Denrele Edun’s “The Boot” isn’t perfect, but who says it has to be?


In 2016, Ebonylife TV premiered The Boot, a half-hour celebrity interview show anchored by unabashedly eccentric TV personality Denrele Edun. It’s like any other thing Denrele has done, preserving his old impulses and signature while bundling famous people into a pimped keke and chauffeured by comedian Frank Donga.

In a small way, the show feels like a pastiche of James Corden’s Carpool Karaoke. In a large way, guests find it easy to immerse themselves in the show’s internal, gleeful mania, which is a callback to how Denrele upended red carpet television with humongous hair, insanely high boots, and gothic-adjacent outfits. Most importantly, his departure from expected norms of gender curdled forth a caustic charm. And on The Boot, there is, unsurprisingly, an ample dose of it.

The show’s sequence starts with the celebrity pick up, and this is only putting it mildly. Denrele hijacks his guests wherever they are, and after the first, chaotic minutes of pretending that contact is spontaneous, Frank Donga dutifully rolls out the retrofitted red carpet for the guest and then they take their seat in the keke. The thirteen-episode first season featured fan favourites like Lil Kesh, Ycee, Chigul, Banky W, Nedu, Gbenro Ajibade and Toyin Abraham, who initially swung into believable protest against being filmed but ended up having cake during her interview.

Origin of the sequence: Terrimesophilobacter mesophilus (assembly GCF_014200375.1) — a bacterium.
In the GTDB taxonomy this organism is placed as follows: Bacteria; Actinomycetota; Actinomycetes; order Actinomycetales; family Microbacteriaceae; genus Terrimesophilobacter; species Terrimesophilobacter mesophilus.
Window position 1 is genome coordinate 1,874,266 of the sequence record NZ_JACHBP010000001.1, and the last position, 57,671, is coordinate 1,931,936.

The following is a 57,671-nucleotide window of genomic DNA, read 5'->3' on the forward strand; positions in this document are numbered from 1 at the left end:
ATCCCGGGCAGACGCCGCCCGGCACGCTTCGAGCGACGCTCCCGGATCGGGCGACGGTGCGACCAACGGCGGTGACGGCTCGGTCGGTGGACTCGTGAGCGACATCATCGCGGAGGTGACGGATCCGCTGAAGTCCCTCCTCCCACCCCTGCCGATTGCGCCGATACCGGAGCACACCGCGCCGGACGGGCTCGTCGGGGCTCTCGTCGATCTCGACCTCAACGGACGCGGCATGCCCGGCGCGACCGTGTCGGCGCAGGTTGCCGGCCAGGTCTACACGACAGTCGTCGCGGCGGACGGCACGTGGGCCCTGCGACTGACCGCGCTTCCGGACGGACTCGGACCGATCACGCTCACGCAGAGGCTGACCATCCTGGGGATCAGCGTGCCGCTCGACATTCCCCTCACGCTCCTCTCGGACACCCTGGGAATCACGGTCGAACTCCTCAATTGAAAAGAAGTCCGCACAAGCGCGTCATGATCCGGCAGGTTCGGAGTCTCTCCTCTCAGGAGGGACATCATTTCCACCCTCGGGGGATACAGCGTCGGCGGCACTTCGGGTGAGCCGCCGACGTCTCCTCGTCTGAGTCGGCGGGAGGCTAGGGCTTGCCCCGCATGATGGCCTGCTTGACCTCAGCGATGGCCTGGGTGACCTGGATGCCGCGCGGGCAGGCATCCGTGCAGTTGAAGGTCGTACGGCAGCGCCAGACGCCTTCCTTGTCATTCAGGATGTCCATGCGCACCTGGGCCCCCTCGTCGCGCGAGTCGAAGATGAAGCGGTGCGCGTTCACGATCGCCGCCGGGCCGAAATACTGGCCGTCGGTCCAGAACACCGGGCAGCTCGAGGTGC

As a constitution, the show has a pronounced sexual bent, where questions are filtered through sex and intimacy and guests are obligated to answer. It’s a cheap gimmick the show can do without, and while knowing Victoria Kimani doesn’t prefer men wearing a man thong as a pre-sex ritual, The Boot doesn’t have a sharp, definitive voice because it tries to do too much in its limited runtime.

In 2018, and in the era of millennial-targeted TV series and the great morass of content, The Boot breaks through the surface with its madcap style. Interesting enough, the show sells Denrele’s quirky, zany sassiness by blurring the lines of gender. Aesthetically, this adds to the show’s feverish vitality, and serves as an inspiration for those who need it.


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